NOTE: This post was originally part of the "About" section of my website.
The archival qualities of any artwork or document have to with their aging properties, their ability to remain unchanged in appearance or physical condition over a given period of time. Sounds simple enough, but with photography things get very complicated (and murky) once you begin to consider all the different combinations of printing materials, emulsions, inks or dyes, display or storage conditions, etc. Think about the color prints in your family scrapbook that have faded and discolored in twenty years or less.
Much is known about the long-term stability of 100% cotton rag papers (actually made with cotton fibers) versus those made with wood pulp which is usually more acidic and prone to discoloration, fading and/or deterioration. There is also good data available regarding silver-gelatin photographic prints (still made by some photographers) because they've been around for over 100 years. But the high-quality pigment-based ink sets used to make most digital fine-art prints were introduced just nine years ago! So what do we really know about how long these prints will last?
Of course the manufacturers of inks and printing papers have done plenty of their own research, but independent evaluation comes almost entirely from Wilhelm Imaging Research. Henry Wilhelm has been studying print longevity since the early 1980's, first as a Guggenheim Fellow and later as a consultant/advisor to the likes of the Museum of Modern Art and the Corbis Bettmann photography collections of more than 65 million images. An important part of Wilhelm's work has been the development of standardized accelerated-aging test methods that can predict, hopefully with accuracy, how long various ink-and-paper combinations will last under various conditions. Suffice to say, Wilhelm Imaging Research is widely respected.
The ink-paper-coating combination I use has been tested by Wilhelm to last more than 100 years without visible fading or discoloration if kept out of direct sunlight. That's certainly long enough for me. But a related question is, what's the longevity of the digital files my prints are made from? The problem is that CD's and DVD's deteriorate and optical hard-drives will eventually crash. They won't last 100 years. So long-term preservation will depend on systematic duplication of my digital archives on new media. This may happen, but the likelihood is that a framed print you buy from me today will outlast the original image file, which kind of makes it archival.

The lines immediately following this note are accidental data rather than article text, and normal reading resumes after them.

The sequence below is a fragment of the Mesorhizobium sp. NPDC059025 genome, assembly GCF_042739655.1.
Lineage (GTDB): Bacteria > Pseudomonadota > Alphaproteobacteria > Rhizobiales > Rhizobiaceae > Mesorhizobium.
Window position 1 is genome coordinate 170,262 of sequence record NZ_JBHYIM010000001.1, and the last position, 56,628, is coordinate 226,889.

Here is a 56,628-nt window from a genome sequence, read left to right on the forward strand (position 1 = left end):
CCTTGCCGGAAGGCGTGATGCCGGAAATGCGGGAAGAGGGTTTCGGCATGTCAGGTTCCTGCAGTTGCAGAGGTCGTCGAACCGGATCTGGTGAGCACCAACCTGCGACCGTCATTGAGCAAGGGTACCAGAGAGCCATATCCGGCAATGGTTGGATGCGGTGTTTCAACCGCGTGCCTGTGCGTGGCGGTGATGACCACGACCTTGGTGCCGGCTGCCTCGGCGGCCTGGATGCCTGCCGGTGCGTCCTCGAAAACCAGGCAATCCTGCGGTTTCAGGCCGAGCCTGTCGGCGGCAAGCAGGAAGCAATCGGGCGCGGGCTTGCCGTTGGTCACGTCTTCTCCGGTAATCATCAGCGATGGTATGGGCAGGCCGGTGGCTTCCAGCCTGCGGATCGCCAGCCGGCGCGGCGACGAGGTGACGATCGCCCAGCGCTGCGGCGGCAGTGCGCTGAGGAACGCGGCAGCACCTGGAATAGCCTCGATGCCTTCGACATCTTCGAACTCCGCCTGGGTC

Here's another perspective on this idea of longevity through reduplication. The way things like classic motion pictures and music recordings are preserved (and often improved) is often through digital means. Old, brittle and fading film negatives can be digitized, corrected for tone, color and scratches one frame at a time, creating a new master copy that looks spectacular and will outlast the original by a very long time. On a much smaller scale, the thumbnail image in the intro to this page is from an old photograph of my father, taken in the early 1920's. Here it is again on the left. The print faded and discolored even though it's been in a box for many years. It's also very small, about 4x6 inches, so not really suitable for display. I made a good-quality scan of the print and redeveloped the image shown on the right. SInce I didn't know what the studio conditions were or how the image looked when it was new, I had to make decisions about the tone of the background. I also added some space to the left of his pointing finger because I felt it helped balance the composition. But the end result is now about 11x14 inches, matted in a 16x20 frame, and looks fabulous. I think this is "archival" in a way that goes beyond the storage and preservation of an old print.